[Advaita-l] Need explanation

Praveen R. Bhat bhatpraveen at gmail.com
Sat Dec 30 09:53:08 EST 2017

Namaste Kartikji,

Reply inline...

On Sat, Dec 30, 2017 at 7:19 PM, Kartik Vashishta via Advaita-l <
advaita-l at lists.advaita-vedanta.org> wrote:
> Does this mean that the realization of the absolute cannot be a process
> because a process is changing every moment? Evolution being a process is
> al;so hence unreal......
Your question is little on the boundary of the context of the process of
the opponent quoted by Swamiji. The opponent's process is to evolve and
become something one is not. That is just not possible. Coming to your
question, its tricky. One can't say it is not a process since there is
effort involved. However, it is prAptasya prAptiH, gaining of the already
gained, what you already are. Since there is no choice in knowing something
as is, one can't say that ​there is a process of choosing to become. Yet
knowledge takes effort in terms of removing misunderstandings. So
realisation is a process of removing the misconceptions of taking oneself
as something one is not, including the thinking that one will become
absolute while being limited. That is an impossibility.

Does this mean that the world is not a second absolute, since two absolutes
> would be a contradiction?
​Yes, it verily means that.​ This absolute is not like my saying that "O,
my friend is absolutely good", the absolute good there being relative/
subjective. This absolute is the real sense of the word absolute. There
cannot be anything outside of it.

Does the presence of infinite individuaualities not contradict that there
> can be only one absolute? How do we arrive at the conclusion that an
> infinite set of finites spread across space cannot be divided?
​No, appearances do not contradict the one. A rope can be seen as a snake,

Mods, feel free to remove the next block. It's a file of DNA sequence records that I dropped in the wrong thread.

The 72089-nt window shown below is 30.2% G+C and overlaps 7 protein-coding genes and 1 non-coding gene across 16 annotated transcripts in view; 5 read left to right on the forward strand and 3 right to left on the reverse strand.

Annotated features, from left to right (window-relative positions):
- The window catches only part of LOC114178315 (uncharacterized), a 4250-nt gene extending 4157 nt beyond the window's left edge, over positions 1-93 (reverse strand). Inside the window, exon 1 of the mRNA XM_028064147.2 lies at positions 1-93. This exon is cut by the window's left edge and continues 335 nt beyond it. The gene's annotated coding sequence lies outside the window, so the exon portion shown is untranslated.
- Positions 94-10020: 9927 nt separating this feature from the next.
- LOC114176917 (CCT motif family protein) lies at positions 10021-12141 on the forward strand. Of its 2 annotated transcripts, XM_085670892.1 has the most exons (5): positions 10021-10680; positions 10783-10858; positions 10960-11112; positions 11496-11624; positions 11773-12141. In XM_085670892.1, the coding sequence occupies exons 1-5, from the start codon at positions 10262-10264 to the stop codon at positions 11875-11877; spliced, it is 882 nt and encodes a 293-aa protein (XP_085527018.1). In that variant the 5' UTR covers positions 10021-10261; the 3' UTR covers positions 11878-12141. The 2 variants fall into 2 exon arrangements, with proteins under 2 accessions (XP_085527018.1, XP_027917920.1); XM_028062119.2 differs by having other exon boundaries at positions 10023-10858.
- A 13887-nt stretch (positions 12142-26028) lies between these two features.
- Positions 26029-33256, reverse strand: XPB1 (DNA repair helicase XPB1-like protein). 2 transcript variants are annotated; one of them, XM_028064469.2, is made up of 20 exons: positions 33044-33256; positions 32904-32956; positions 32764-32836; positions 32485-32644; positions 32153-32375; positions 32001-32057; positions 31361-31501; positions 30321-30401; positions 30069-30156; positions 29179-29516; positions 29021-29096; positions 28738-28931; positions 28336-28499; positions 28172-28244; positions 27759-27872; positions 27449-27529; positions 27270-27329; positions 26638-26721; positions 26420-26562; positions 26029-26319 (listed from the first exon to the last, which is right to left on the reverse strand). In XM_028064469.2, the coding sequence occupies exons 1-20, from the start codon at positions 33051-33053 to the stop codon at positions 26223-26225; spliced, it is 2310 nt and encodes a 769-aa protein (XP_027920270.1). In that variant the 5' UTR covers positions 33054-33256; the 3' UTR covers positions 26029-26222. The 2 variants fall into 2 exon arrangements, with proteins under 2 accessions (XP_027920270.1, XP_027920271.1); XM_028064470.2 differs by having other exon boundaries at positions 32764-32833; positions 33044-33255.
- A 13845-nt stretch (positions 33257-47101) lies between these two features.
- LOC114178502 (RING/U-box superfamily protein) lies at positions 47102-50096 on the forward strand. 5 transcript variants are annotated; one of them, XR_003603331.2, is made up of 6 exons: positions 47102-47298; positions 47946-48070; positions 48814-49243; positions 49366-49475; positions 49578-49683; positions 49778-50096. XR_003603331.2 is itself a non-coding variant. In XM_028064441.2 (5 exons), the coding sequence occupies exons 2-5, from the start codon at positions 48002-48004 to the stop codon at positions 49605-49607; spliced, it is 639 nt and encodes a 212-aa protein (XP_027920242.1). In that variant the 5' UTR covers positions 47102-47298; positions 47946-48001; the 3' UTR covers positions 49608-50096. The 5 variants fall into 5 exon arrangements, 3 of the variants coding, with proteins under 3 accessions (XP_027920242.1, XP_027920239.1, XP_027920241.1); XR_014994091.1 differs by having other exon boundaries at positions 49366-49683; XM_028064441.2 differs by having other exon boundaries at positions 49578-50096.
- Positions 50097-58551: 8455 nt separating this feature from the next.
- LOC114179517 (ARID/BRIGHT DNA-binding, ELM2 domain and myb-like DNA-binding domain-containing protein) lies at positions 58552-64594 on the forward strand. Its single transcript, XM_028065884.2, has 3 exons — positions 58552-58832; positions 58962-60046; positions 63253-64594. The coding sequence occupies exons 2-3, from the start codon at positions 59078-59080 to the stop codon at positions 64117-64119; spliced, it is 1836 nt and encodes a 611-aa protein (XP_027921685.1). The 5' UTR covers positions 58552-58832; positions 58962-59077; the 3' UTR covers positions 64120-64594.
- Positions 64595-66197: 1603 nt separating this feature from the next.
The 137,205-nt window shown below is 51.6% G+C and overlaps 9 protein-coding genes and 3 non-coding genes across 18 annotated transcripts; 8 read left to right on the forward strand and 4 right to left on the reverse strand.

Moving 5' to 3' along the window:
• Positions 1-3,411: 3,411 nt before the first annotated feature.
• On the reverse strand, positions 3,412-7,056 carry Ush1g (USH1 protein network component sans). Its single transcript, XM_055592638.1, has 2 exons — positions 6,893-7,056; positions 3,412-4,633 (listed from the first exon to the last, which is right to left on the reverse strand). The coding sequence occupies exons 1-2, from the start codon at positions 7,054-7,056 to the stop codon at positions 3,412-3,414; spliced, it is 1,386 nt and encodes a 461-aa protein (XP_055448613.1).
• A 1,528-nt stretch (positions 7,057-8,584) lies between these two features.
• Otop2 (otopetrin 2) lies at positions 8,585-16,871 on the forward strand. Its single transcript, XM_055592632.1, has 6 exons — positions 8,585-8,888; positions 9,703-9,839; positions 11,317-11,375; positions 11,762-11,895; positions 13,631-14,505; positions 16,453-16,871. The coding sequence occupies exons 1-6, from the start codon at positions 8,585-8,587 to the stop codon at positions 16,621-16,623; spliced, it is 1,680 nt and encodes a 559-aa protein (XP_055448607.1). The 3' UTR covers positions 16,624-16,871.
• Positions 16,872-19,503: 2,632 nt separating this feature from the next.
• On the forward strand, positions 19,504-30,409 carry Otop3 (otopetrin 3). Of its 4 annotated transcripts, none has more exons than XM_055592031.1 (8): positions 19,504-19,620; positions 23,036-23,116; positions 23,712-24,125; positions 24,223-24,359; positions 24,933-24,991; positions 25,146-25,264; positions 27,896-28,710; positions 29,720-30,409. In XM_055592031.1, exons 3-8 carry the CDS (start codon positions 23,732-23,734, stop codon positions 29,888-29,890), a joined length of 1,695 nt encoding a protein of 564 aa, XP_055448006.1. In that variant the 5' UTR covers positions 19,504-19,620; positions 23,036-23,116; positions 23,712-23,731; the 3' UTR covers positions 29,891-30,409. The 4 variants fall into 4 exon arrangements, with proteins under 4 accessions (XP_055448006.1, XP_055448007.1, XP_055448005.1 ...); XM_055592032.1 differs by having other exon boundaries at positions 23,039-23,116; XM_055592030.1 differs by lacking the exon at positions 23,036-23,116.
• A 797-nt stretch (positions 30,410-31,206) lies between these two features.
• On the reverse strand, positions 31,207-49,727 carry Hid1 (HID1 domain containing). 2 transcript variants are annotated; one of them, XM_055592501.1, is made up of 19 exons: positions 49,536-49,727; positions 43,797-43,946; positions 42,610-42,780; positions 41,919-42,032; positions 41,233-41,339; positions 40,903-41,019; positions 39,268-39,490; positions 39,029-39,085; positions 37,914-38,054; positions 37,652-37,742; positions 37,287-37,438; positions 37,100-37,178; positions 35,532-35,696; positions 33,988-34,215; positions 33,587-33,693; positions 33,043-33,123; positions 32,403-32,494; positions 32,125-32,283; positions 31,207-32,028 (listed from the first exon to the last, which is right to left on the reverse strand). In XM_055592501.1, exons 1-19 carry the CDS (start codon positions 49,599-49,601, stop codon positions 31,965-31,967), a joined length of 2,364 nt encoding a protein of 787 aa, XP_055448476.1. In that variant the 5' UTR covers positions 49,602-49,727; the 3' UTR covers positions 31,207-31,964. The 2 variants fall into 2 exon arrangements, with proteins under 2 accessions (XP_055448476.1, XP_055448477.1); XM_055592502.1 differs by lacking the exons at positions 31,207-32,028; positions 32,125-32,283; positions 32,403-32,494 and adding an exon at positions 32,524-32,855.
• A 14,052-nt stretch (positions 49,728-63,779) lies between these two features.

a split in the [path, a stream of water and so on, but the rope always
remains one even when perceived as many.

> Putmān retas siñcati yoṣitāyām bahvīḥ prajāḥ puruṣāt samprasūtāḥ: In this
> manner, the heavenly Purusha is causing, by his own vibration of will, the
> creation of every little thing in this world. Even the little crawling
> insects are created by the Supreme Purusha. Creation takes place in a
> variety of ways, which is only one illustration of the manner of the
> relation of cause and effect, highlighting how we, in our crude form of
> understanding, imagine how something could have come from something else.
> Why should anything come from something else? If something is not there
> which is causeless, and if the ultimate cause also has a cause, there would
> be a logical regression and the argument will break. A meaningful argument
> should have an end. Endless arguments are no arguments. And so, the
> argument in respect of the effect coming from a cause should lead to a
> cause which itself has no further cause.

First of all the creation mentioned itself is just manifestation or
expression of one reality as many. It is not real creation or even
modification. That said, if the cause/ source of all causes were also to
have a cause, it would lead to infinite regress. That is a logical flaw, so
there has to be a cause that is Itself causeless. That is one and brahman
as per Shruti. Moreover, if there is a cause for brahman, that brahman will
not be absolute, as explained earlier.

--Praveen R. Bhat
 /* येनेदं सर्वं विजानाति, तं केन विजानीयात्। Through what should one know
​ ​
That owing to which all this is known! [Br.Up. 4.5.15] */​

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